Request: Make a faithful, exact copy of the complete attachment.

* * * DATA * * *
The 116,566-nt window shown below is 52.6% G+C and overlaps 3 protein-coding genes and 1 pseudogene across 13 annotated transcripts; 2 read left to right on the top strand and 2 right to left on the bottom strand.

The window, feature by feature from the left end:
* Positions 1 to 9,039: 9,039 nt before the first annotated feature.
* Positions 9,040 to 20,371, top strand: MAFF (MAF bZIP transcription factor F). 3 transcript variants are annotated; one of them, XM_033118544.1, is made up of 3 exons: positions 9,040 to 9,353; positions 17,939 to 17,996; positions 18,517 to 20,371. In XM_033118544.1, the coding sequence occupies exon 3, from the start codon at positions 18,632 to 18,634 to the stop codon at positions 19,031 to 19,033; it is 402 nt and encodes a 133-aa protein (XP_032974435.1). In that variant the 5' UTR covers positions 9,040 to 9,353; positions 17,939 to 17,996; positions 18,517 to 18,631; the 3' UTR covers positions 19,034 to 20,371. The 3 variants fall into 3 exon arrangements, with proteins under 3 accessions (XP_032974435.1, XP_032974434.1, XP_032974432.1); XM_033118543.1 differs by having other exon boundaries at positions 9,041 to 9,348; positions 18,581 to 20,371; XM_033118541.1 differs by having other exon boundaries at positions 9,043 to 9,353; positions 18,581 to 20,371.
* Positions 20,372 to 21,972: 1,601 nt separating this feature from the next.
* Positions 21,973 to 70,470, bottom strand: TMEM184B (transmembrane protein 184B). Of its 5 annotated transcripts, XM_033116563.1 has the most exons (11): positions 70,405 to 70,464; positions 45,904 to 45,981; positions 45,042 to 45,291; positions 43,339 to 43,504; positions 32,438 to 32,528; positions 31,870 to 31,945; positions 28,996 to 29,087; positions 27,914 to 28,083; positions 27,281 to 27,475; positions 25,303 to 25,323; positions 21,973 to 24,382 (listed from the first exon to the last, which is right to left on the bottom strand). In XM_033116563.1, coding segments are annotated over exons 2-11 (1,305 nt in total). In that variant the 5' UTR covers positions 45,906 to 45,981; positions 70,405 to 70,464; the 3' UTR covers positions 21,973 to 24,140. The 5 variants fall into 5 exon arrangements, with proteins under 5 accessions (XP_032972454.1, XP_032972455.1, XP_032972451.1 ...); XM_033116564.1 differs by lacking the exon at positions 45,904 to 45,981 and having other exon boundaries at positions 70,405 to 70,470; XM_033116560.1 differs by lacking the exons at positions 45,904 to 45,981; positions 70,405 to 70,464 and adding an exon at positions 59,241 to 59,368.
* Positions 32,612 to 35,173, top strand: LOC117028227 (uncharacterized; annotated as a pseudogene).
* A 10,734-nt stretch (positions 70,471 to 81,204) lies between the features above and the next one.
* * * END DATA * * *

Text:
The 116,566-nt window shown below is 52.6% G+C and overlaps 3 protein-coding genes and 1 pseudogene across 13 annotated transcripts; 2 read left to right on the top strand and 2 right to left on the bottom strand.

The window, feature by feature from the left end:
* Positions 1 to 9,039: 9,039 nt before the first annotated feature.
* Positions 9,040 to 20,371, top strand: MAFF (MAF bZIP transcription factor F). 3 transcript variants are annotated; one of them, XM_033118544.1, is made up of 3 exons: positions 9,040 to 9,353; positions 17,939 to 17,996; positions 18,517 to 20,371. In XM_033118544.1, the coding sequence occupies exon 3, from the start codon at positions 18,632 to 18,634 to the stop codon at positions 19,031 to 19,033; it is 402 nt and encodes a 133-aa protein (XP_032974435.1). In that variant the 5' UTR covers positions 9,040 to 9,353; positions 17,939 to 17,996; positions 18,517 to 18,631; the 3' UTR covers positions 19,034 to 20,371. The 3 variants fall into 3 exon arrangements, with proteins under 3 accessions (XP_032974435.1, XP_032974434.1, XP_032974432.1); XM_033118543.1 differs by having other exon boundaries at positions 9,041 to 9,348; positions 18,581 to 20,371; XM_033118541.1 differs by having other exon boundaries at positions 9,043 to 9,353; positions 18,581 to 20,371.
* Positions 20,372 to 21,972: 1,601 nt separating this feature from the next.
* Positions 21,973 to 70,470, bottom strand: TMEM184B (transmembrane protein 184B). Of its 5 annotated transcripts, XM_033116563.1 has the most exons (11): positions 70,405 to 70,464; positions 45,904 to 45,981; positions 45,042 to 45,291; positions 43,339 to 43,504; positions 32,438 to 32,528; positions 31,870 to 31,945; positions 28,996 to 29,087; positions 27,914 to 28,083; positions 27,281 to 27,475; positions 25,303 to 25,323; positions 21,973 to 24,382 (listed from the first exon to the last, which is right to left on the bottom strand). In XM_033116563.1, coding segments are annotated over exons 2-11 (1,305 nt in total). In that variant the 5' UTR covers positions 45,906 to 45,981; positions 70,405 to 70,464; the 3' UTR covers positions 21,973 to 24,140. The 5 variants fall into 5 exon arrangements, with proteins under 5 accessions (XP_032972454.1, XP_032972455.1, XP_032972451.1 ...); XM_033116564.1 differs by lacking the exon at positions 45,904 to 45,981 and having other exon boundaries at positions 70,405 to 70,470; XM_033116560.1 differs by lacking the exons at positions 45,904 to 45,981; positions 70,405 to 70,464 and adding an exon at positions 59,241 to 59,368.
* Positions 32,612 to 35,173, top strand: LOC117028227 (uncharacterized; annotated as a pseudogene).
* A 10,734-nt stretch (positions 70,471 to 81,204) lies between the features above and the next one.